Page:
WHILE the integration of social media and virtual reality (VR) has opened up new realms of social experience, does the use of virtual reality result in problematic behaviour in the real world?
Taylor’s University head of research Assoc Prof Dr Saeed Pahlevansharif and his colleagues are seeing a trend with this integration.
“Virtual reality offers immersive social interactions and the ability to customise the virtual space. Such innovation offers many advantages and applications, including enhanced social convenience, enhanced opportunities to develop interpersonal attachment and opportunities for professional training.
“However, the more excessively one uses VR, the more likely they are to imitate their embodied avatar’s behaviour in the real world,” said Pahlevansharif from the Faculty of Business and Law (FBL).
Behaviours such as cyberbullying, harassment and pranks, he said, are “reinforced” in 2D social media spaces with not much real-world behavior governance.
This in turn, has implications for what may happen in a 3D virtual space.
“As VR becomes increasingly integrated with social media, there is a real danger that negative behaviours reinforced in the virtual space would be exhibited in the real world with an incidence rate higher than conventional 2D social media.
“By uncovering deeper insights on what makes teenagers’ offline behaviours conform to their virtual avatars, we aim to develop interventions that can be applied to VR environments that would mitigate such incidences, particularly when the virtual behaviour goes against established social norms,” he said.
To understand social experiences in VR environments, Facebook Reality Labs granted Pahlevansharif, his colleague Dr Navaz Naghavi, Taylor’s PhD graduate Dr Hassam Waheed, and Monash University Australia’s Dr Kelly-Ann Allen the Facebook Research Award of a US$75,000 grant.
Stretching beyond the business faculty, the team would be utilising socio-behavioural research facilities in the Taylor’s Centre for Human Excellence and Development, and expertise from the Taylor’s Design School to create the VR environments.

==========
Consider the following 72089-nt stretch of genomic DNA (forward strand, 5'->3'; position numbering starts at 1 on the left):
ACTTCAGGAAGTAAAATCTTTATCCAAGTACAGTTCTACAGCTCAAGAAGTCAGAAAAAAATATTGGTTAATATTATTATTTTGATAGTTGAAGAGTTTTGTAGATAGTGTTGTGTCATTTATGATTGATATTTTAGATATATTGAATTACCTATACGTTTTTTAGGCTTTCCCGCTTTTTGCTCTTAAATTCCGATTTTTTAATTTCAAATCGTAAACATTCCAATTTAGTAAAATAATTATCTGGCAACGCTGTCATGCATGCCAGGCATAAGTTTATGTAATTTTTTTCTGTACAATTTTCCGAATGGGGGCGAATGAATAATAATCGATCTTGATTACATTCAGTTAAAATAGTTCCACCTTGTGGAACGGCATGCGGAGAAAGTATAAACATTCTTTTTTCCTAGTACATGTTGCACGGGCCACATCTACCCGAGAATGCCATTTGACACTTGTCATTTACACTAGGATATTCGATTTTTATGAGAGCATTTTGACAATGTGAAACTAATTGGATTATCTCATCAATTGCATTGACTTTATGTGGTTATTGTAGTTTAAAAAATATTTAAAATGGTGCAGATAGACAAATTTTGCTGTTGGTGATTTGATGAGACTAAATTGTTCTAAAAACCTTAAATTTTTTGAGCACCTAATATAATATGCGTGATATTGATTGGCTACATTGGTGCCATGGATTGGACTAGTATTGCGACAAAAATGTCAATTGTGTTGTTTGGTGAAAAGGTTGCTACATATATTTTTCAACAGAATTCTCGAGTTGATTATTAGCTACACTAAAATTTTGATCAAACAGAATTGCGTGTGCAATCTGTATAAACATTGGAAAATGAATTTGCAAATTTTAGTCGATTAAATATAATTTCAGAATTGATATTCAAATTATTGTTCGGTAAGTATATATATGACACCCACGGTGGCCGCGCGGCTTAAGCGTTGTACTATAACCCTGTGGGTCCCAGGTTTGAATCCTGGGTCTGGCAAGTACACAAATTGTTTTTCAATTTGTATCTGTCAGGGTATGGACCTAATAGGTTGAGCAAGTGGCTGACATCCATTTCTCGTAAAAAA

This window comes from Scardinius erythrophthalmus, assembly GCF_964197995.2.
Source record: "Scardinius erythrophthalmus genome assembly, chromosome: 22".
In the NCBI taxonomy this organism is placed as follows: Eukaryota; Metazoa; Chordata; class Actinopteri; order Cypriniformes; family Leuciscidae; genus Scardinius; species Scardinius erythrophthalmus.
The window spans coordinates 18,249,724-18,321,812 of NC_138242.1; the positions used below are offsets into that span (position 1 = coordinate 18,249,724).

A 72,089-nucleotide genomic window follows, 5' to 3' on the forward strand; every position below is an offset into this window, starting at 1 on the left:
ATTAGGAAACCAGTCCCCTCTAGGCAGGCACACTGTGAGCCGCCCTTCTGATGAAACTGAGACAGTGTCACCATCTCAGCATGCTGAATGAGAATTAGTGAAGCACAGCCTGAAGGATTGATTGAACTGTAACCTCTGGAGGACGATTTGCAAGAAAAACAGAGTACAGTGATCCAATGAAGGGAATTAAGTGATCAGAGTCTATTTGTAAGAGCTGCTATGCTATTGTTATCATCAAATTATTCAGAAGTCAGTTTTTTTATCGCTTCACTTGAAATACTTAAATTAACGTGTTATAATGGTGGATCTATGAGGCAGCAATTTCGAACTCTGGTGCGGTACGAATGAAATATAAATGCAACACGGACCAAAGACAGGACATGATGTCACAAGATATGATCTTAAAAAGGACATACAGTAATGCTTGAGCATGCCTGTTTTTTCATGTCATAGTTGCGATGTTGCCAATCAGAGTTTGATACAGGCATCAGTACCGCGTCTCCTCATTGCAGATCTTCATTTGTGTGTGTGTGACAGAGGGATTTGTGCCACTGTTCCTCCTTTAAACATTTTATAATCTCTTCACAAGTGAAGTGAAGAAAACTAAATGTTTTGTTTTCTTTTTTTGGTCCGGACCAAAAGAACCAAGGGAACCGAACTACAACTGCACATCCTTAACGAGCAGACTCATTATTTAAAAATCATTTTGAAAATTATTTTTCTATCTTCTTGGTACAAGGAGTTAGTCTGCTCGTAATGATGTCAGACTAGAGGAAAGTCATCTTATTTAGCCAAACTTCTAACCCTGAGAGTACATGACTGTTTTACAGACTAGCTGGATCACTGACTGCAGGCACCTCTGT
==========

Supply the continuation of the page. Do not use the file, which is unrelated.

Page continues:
“Our participants will take on various digital representations of themselves in a virtual environment and will interact with one another with specific tasks to perform.
“We intend to use an electroencephalogram (EEG) to note neural activities that underlie social experiences in virtual reality environments. This technique is called ‘hyperscanning’ and it will allow us to further examine inter-brain synchrony between two or more participants,” he said.
Dubbed the top private university in Malaysia and South-East Asia according to the recent Quacquarelli Symonds (QS) World University Rankings 2022, the university has been able to provide the right facilities, resources and environment for interdisciplinary research such as Pahlevansharif’s research – for which he is grateful.
“Research has been an integral part of Taylor’s University, FBL, and Centre for Industrial Revolution and Innovation (CIRI) of which this research project sits under.
“Our balanced engagement in both basic and applied multidisciplinary research by all units is aligned with the university’s vision,” he said
Pahlevansharif added that Taylor’s plans to invest RM130mil over five years on research and enterprise is one of the initiatives to create such a culture.
“We’re constantly faced with complex world problems that require us to look from various angles for a deeper understanding and possible solutions.
“This is why we need multidisciplinary researchers to be involved in projects across multiple disciplines,” he said.